King Henry V Of England

The real man behind the legendary English King Henry V and a summary of the key events of his reign, including his battles in France.

King Henry V of England

Most people know king Henry V of England (b. Sept.[]) 1387; d. 21 Aug. 1422) as the rebellious Prince Hal and then the legendary warrior-king of Shakespeare's plays. In fact, Henry was from childhood on a conscientious, dutiful member of the feudal warrior class, notable primarily for his skill and luck at waging war.

Henry's grandfather, John of Gaunt, was the third son of Edward III. John's nephew, Richard II, was the son of Edward III's eldest son, Edward (known as the Black Prince). As part of an ongoing struggle with the nobility over the limits of royal power, Richard banished John's son Henry of Bolingbroke, and on John's death he confiscated John's vast Lancastrian estates. While Richard was in Ireland, attempting to quell an insurrection, Bolingbroke invaded England (1399), eventually seizing power as Henry IV after forcing Richard to abdicate.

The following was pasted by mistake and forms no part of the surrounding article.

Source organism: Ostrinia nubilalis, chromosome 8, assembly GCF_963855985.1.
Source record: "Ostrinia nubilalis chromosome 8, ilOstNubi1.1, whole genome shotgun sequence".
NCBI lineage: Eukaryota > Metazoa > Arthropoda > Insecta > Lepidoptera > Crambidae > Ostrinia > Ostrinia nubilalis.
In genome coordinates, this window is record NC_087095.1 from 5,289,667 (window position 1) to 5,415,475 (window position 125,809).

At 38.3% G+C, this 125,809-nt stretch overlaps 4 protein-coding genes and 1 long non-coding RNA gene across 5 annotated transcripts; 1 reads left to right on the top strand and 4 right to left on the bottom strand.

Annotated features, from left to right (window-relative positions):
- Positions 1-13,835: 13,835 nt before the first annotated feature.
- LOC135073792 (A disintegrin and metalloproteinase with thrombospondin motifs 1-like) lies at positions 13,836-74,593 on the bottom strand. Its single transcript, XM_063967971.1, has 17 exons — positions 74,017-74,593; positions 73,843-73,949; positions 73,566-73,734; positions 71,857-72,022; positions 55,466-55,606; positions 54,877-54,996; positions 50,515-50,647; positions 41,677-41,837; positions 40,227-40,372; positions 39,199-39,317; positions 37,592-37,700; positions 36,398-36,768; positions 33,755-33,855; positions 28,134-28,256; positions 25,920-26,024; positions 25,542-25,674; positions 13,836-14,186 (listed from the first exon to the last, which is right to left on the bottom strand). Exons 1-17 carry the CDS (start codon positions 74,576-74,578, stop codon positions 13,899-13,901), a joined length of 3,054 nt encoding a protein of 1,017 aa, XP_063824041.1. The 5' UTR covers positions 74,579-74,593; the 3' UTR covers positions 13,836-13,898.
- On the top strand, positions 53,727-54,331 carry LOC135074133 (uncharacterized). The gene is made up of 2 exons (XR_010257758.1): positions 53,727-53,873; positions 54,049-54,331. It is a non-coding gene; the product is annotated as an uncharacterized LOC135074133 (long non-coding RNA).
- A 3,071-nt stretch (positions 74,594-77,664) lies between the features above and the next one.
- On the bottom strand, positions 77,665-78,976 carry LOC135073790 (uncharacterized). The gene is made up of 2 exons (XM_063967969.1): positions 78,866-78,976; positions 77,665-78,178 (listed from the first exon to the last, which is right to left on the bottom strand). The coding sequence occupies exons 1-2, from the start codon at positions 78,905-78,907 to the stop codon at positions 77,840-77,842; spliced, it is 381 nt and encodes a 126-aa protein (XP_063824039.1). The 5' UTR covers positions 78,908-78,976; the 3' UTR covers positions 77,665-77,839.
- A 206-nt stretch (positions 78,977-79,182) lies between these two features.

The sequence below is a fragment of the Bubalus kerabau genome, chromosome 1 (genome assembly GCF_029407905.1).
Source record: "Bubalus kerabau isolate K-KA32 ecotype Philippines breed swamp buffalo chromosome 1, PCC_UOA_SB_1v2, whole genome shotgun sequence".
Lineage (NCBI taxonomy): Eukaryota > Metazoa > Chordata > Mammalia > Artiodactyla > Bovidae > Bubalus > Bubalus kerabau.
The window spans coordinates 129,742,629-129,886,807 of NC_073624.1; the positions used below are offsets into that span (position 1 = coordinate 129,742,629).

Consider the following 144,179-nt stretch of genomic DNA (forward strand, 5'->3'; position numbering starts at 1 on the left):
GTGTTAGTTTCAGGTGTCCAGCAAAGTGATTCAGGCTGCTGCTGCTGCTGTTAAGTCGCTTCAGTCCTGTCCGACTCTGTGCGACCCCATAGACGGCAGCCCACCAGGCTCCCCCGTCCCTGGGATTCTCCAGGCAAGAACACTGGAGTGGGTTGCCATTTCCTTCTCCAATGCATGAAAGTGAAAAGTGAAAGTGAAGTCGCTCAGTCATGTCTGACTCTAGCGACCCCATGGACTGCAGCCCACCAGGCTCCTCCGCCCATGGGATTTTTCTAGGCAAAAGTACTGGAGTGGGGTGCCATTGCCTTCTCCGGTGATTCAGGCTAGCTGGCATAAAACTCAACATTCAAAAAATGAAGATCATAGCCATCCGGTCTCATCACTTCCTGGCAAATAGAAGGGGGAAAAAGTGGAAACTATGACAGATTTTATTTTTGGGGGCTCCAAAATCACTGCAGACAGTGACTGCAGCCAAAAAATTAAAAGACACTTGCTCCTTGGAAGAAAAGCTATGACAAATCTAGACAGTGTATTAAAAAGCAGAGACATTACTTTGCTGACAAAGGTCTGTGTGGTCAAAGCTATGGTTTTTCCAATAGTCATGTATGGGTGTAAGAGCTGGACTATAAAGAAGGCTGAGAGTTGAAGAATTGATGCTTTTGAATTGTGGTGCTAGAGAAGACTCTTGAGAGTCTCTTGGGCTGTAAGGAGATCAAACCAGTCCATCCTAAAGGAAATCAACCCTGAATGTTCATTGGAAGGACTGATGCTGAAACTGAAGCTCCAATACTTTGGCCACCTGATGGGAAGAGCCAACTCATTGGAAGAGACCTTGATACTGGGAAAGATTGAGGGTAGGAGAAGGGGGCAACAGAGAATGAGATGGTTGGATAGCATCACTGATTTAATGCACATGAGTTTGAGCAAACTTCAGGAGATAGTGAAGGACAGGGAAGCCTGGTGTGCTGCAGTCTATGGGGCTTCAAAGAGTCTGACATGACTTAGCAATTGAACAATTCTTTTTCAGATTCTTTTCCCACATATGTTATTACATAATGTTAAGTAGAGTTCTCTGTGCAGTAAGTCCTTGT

On his expedition to Ireland, Richard was accompanied by his eleven-year-old cousin Henry of Monmouth--Henry of Bolingbroke's eldest son. During that time, Richard knighted his young cousin, and there is evidence that the young Henry felt both affection and admiration for King Richard. When Richard was taken prisoner by Bolingbroke, Henry's father, it is likely that the boy was torn between duty to a father he barely knew and loyalty to his royal cousin, whom he genuinely respected and cared for.

Henry of Monmouth's relationship with his father would never give evidence of warmth or deep affection, and it is possible that this emotional distance between the two was at least partly responsible for the popular tales of Prince Henry's rebellious youth.